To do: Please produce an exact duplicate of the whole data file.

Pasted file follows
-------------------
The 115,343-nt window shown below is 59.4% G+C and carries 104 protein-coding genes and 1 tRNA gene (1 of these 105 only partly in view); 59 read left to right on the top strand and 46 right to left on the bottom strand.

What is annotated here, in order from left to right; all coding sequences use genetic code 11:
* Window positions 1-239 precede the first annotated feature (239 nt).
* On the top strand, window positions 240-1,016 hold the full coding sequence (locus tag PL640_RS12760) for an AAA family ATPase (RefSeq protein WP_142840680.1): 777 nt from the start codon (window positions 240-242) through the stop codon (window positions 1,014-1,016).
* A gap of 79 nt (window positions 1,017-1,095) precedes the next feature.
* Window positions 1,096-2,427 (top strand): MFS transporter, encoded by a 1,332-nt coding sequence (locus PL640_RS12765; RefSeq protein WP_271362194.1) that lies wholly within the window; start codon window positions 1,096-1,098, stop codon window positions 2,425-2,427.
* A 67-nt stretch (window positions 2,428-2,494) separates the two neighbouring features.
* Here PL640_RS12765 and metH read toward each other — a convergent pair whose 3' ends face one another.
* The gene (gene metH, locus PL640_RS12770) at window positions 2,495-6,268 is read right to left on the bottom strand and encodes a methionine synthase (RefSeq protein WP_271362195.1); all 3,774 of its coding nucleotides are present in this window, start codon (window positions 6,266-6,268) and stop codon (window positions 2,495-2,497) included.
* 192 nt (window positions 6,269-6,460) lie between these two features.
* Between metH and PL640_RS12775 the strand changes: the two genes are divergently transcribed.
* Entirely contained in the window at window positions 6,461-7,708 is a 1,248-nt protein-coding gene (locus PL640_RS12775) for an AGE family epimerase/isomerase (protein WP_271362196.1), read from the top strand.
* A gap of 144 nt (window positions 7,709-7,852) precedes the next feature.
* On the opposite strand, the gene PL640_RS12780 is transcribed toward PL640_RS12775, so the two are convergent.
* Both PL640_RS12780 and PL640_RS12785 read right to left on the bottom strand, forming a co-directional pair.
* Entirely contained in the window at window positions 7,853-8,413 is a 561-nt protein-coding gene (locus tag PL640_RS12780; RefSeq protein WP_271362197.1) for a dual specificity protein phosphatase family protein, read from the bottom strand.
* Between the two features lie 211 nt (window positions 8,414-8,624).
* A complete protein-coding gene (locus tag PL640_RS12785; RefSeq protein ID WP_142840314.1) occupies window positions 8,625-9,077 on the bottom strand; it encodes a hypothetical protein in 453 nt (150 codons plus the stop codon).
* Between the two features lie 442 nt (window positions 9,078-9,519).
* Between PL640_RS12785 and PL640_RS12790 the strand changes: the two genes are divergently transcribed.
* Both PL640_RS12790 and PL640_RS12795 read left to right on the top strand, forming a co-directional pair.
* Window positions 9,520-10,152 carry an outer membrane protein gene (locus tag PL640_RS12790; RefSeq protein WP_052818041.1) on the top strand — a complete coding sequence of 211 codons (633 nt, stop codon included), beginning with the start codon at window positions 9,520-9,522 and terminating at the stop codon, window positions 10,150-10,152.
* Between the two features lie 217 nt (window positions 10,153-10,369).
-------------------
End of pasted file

The 115,343-nt window shown below is 59.4% G+C and carries 104 protein-coding genes and 1 tRNA gene (1 of these 105 only partly in view); 59 read left to right on the top strand and 46 right to left on the bottom strand.

What is annotated here, in order from left to right; all coding sequences use genetic code 11:
* Window positions 1-239 precede the first annotated feature (239 nt).
* On the top strand, window positions 240-1,016 hold the full coding sequence (locus tag PL640_RS12760) for an AAA family ATPase (RefSeq protein WP_142840680.1): 777 nt from the start codon (window positions 240-242) through the stop codon (window positions 1,014-1,016).
* A gap of 79 nt (window positions 1,017-1,095) precedes the next feature.
* Window positions 1,096-2,427 (top strand): MFS transporter, encoded by a 1,332-nt coding sequence (locus PL640_RS12765; RefSeq protein WP_271362194.1) that lies wholly within the window; start codon window positions 1,096-1,098, stop codon window positions 2,425-2,427.
* A 67-nt stretch (window positions 2,428-2,494) separates the two neighbouring features.
* Here PL640_RS12765 and metH read toward each other — a convergent pair whose 3' ends face one another.
* The gene (gene metH, locus PL640_RS12770) at window positions 2,495-6,268 is read right to left on the bottom strand and encodes a methionine synthase (RefSeq protein WP_271362195.1); all 3,774 of its coding nucleotides are present in this window, start codon (window positions 6,266-6,268) and stop codon (window positions 2,495-2,497) included.
* 192 nt (window positions 6,269-6,460) lie between these two features.
* Between metH and PL640_RS12775 the strand changes: the two genes are divergently transcribed.
* Entirely contained in the window at window positions 6,461-7,708 is a 1,248-nt protein-coding gene (locus PL640_RS12775) for an AGE family epimerase/isomerase (protein WP_271362196.1), read from the top strand.
* A gap of 144 nt (window positions 7,709-7,852) precedes the next feature.
* On the opposite strand, the gene PL640_RS12780 is transcribed toward PL640_RS12775, so the two are convergent.
* Both PL640_RS12780 and PL640_RS12785 read right to left on the bottom strand, forming a co-directional pair.
* Entirely contained in the window at window positions 7,853-8,413 is a 561-nt protein-coding gene (locus tag PL640_RS12780; RefSeq protein WP_271362197.1) for a dual specificity protein phosphatase family protein, read from the bottom strand.
* Between the two features lie 211 nt (window positions 8,414-8,624).
* A complete protein-coding gene (locus tag PL640_RS12785; RefSeq protein ID WP_142840314.1) occupies window positions 8,625-9,077 on the bottom strand; it encodes a hypothetical protein in 453 nt (150 codons plus the stop codon).
* Between the two features lie 442 nt (window positions 9,078-9,519).
* Between PL640_RS12785 and PL640_RS12790 the strand changes: the two genes are divergently transcribed.
* Both PL640_RS12790 and PL640_RS12795 read left to right on the top strand, forming a co-directional pair.
* Window positions 9,520-10,152 carry an outer membrane protein gene (locus tag PL640_RS12790; RefSeq protein WP_052818041.1) on the top strand — a complete coding sequence of 211 codons (633 nt, stop codon included), beginning with the start codon at window positions 9,520-9,522 and terminating at the stop codon, window positions 10,150-10,152.
* Between the two features lie 217 nt (window positions 10,153-10,369).